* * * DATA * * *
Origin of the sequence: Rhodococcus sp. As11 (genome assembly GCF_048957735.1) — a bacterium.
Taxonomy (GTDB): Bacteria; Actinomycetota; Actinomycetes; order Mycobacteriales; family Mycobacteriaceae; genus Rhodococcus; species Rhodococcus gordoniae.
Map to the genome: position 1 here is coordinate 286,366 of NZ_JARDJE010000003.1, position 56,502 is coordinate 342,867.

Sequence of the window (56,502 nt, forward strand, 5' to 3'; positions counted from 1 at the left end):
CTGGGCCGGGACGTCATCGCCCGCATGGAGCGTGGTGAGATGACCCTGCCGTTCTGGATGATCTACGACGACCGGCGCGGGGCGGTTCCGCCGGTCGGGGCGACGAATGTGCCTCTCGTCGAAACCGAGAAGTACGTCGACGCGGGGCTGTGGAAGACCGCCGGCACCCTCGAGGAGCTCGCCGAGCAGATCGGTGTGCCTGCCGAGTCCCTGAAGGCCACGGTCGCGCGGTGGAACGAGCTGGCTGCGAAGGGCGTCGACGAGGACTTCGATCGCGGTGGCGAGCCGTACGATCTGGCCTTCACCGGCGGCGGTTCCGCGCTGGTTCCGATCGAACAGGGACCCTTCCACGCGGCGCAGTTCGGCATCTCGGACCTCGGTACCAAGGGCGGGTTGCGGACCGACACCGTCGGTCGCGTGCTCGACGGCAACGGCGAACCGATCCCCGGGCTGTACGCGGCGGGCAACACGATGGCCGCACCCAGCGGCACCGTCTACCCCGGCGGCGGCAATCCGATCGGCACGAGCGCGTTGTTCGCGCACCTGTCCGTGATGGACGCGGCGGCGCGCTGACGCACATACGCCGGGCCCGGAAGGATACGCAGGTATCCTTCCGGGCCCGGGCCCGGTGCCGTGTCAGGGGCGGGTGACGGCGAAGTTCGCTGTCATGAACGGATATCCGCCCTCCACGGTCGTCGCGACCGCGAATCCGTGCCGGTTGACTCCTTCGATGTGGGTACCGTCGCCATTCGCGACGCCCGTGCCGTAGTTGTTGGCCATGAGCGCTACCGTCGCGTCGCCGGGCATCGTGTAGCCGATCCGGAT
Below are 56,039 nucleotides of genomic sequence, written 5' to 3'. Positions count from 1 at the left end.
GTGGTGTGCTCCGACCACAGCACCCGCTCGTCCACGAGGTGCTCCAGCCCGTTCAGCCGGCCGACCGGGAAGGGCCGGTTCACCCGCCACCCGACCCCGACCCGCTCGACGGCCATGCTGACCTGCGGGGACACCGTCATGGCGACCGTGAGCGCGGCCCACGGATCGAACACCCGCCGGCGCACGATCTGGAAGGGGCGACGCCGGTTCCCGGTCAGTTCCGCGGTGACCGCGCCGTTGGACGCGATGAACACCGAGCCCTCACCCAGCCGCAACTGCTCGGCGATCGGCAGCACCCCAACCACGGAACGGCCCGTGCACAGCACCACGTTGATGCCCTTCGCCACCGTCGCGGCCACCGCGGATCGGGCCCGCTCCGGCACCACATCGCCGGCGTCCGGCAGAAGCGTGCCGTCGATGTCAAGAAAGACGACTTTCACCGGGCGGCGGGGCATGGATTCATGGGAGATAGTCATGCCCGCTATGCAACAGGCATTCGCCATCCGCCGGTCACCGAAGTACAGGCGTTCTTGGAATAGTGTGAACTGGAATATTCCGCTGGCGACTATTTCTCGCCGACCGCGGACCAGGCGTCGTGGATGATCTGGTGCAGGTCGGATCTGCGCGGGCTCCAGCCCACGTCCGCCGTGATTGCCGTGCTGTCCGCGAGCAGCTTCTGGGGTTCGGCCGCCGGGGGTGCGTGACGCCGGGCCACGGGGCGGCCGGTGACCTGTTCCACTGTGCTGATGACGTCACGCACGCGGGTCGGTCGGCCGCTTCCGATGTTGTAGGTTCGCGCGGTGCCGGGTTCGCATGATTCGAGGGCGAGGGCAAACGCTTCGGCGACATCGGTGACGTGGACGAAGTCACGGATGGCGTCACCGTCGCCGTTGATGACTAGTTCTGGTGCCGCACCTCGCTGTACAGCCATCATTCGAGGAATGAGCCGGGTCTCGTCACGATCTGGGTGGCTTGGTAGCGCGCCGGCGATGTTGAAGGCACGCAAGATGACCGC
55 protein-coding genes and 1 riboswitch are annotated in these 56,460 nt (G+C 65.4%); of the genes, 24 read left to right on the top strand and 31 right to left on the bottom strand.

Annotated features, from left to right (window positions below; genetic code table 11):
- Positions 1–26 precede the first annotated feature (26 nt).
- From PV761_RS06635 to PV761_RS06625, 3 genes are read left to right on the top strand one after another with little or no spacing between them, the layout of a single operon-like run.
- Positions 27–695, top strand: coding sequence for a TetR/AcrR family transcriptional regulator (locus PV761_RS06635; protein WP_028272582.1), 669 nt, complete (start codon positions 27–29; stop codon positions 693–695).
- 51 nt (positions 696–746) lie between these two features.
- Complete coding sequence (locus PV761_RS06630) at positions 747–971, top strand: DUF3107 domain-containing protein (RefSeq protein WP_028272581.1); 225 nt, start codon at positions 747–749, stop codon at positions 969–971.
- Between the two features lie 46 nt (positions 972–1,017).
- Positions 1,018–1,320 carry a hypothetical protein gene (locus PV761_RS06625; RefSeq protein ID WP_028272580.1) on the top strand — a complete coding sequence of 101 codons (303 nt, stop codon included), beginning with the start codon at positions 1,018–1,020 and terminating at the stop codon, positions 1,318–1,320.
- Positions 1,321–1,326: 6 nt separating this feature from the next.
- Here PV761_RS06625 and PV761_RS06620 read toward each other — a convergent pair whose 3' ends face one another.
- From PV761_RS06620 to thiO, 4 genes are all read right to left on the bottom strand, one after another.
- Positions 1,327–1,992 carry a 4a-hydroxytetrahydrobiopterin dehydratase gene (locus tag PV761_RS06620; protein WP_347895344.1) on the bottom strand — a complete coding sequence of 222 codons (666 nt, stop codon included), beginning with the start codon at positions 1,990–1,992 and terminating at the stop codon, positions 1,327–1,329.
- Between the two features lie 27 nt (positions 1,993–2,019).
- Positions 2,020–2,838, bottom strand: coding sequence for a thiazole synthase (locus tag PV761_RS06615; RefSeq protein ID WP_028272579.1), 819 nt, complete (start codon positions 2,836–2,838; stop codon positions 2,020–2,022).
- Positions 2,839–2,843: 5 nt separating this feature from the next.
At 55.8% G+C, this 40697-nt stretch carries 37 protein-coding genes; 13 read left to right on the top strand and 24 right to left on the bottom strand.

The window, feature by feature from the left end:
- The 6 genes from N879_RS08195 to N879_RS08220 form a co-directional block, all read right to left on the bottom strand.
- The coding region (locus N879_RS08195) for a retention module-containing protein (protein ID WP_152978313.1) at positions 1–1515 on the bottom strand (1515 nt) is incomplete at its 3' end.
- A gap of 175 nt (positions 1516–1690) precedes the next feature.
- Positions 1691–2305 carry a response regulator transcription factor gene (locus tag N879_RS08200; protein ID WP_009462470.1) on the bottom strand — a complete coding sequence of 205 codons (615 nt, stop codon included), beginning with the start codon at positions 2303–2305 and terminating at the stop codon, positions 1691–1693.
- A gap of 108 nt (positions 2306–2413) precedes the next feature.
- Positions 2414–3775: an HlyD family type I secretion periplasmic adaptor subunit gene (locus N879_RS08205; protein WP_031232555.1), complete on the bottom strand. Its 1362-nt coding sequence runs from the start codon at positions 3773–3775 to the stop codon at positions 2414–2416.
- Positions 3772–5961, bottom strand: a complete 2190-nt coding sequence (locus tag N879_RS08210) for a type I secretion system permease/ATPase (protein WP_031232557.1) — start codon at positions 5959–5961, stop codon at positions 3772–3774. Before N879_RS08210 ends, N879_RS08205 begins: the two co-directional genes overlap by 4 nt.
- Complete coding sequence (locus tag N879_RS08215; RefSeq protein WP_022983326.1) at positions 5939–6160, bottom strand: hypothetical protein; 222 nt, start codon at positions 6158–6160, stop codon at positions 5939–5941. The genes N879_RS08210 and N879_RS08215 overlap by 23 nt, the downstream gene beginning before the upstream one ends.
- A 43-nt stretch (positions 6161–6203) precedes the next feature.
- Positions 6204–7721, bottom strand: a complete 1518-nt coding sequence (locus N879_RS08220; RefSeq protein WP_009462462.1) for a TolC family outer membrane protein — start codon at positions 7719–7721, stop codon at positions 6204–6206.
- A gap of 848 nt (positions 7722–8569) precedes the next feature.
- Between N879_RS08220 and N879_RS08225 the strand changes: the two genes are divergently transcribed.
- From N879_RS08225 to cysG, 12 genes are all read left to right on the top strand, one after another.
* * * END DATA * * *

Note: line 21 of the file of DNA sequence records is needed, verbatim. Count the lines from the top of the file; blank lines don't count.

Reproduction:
- Between the two features lie 27 nt (positions 1,993–2,019).